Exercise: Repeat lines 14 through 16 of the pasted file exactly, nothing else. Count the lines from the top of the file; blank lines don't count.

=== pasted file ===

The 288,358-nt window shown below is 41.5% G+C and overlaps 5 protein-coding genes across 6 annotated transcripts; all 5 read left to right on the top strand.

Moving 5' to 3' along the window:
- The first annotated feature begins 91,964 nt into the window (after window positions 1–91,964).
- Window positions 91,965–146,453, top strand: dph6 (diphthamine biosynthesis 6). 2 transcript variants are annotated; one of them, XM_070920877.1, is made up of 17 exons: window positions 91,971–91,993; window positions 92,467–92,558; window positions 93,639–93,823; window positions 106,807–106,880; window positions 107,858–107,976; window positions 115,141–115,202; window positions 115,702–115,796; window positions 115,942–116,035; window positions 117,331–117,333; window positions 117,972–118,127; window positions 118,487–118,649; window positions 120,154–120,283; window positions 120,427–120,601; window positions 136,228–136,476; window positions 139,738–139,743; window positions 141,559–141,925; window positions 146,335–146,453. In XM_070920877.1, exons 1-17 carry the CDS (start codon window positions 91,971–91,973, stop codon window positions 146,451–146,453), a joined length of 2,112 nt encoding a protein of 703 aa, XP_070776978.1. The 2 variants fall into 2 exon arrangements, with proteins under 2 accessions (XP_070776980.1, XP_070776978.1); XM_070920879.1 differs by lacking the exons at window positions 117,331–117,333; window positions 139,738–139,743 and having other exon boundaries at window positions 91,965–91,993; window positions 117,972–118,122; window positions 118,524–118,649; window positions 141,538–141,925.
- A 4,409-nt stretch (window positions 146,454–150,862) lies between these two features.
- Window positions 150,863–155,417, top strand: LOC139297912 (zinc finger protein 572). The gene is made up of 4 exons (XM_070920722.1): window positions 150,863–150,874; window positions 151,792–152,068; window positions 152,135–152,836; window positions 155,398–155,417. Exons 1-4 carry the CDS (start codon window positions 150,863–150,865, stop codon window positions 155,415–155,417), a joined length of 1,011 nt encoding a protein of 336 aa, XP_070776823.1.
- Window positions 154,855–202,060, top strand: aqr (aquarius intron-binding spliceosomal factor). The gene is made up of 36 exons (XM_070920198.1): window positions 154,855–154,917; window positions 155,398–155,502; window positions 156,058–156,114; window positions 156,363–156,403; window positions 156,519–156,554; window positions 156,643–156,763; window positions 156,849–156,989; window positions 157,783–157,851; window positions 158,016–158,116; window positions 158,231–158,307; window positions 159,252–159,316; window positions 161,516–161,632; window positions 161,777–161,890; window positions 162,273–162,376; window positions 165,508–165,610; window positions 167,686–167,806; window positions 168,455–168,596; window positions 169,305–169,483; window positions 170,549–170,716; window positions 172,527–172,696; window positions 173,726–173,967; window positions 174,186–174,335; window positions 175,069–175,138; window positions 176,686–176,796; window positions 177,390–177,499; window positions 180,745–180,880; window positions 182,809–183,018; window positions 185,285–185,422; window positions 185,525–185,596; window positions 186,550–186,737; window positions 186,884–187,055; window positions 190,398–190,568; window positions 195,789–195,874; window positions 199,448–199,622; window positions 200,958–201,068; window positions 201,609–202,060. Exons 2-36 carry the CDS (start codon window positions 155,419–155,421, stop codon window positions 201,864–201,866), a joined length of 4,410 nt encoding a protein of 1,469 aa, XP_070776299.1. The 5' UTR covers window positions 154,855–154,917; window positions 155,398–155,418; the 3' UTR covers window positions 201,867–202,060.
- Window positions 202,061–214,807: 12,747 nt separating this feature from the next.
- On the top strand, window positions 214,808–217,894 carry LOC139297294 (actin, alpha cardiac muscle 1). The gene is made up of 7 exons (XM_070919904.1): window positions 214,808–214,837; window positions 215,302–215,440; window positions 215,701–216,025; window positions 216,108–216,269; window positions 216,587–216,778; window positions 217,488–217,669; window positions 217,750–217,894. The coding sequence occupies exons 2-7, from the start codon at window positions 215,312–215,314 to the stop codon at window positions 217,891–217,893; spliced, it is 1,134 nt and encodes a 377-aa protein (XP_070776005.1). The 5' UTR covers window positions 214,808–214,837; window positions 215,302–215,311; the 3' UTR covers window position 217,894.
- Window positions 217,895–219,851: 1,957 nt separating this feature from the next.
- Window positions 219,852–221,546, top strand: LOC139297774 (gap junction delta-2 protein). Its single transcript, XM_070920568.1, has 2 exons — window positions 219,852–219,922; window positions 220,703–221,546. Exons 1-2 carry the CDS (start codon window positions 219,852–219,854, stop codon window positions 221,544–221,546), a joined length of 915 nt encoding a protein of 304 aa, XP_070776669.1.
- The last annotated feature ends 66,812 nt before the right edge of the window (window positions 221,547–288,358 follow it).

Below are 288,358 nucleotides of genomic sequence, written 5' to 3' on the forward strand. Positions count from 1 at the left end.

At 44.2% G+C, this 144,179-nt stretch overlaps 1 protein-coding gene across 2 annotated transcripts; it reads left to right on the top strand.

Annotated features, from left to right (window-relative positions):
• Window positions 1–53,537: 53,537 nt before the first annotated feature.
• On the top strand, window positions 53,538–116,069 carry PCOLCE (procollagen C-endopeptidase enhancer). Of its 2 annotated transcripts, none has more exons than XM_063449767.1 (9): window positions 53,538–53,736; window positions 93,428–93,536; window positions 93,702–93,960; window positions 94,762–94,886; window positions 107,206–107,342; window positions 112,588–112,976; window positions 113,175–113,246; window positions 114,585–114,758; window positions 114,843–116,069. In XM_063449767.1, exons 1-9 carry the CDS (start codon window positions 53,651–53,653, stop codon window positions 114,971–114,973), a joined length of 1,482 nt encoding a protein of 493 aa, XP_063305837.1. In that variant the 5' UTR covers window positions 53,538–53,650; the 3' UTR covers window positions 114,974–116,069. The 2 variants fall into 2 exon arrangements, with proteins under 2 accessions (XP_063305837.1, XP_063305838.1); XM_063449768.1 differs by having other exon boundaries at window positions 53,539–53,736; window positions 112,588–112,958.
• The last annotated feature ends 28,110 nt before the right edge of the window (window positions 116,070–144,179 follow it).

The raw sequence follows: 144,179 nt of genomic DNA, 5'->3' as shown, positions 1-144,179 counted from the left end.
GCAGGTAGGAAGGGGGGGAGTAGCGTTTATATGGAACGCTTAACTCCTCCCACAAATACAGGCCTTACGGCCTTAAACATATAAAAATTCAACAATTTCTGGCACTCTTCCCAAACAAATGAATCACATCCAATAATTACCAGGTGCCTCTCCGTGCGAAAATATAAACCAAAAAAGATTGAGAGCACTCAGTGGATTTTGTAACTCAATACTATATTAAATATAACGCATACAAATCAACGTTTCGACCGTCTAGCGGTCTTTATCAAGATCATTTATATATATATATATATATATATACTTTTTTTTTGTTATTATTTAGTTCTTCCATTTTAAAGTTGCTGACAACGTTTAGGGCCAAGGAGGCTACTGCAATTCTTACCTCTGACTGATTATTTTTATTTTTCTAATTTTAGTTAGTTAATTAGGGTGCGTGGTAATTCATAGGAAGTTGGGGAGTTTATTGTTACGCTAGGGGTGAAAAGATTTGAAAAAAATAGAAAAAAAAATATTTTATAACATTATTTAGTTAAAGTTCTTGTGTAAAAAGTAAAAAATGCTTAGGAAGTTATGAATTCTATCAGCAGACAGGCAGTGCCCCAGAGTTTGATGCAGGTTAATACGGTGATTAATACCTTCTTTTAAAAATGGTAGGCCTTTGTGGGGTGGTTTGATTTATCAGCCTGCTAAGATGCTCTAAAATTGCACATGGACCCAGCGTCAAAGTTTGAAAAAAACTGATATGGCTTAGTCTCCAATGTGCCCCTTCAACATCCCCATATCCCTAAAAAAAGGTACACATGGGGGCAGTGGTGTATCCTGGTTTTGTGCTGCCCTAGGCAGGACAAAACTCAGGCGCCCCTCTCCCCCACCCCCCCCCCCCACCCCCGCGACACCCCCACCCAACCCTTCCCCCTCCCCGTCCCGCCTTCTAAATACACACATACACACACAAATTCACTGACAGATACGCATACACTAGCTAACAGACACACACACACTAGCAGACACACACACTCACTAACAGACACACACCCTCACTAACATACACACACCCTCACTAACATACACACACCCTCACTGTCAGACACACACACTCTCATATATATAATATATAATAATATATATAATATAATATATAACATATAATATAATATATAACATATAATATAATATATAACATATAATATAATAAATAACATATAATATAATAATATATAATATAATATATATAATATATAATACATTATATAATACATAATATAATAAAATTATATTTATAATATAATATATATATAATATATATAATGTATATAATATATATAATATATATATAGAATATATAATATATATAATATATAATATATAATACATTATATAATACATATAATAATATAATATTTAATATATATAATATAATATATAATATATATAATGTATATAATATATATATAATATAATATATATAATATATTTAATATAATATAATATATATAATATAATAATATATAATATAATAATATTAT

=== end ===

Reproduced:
At 44.2% G+C, this 144,179-nt stretch overlaps 1 protein-coding gene across 2 annotated transcripts; it reads left to right on the top strand.

Annotated features, from left to right (window-relative positions):
• Window positions 1–53,537: 53,537 nt before the first annotated feature.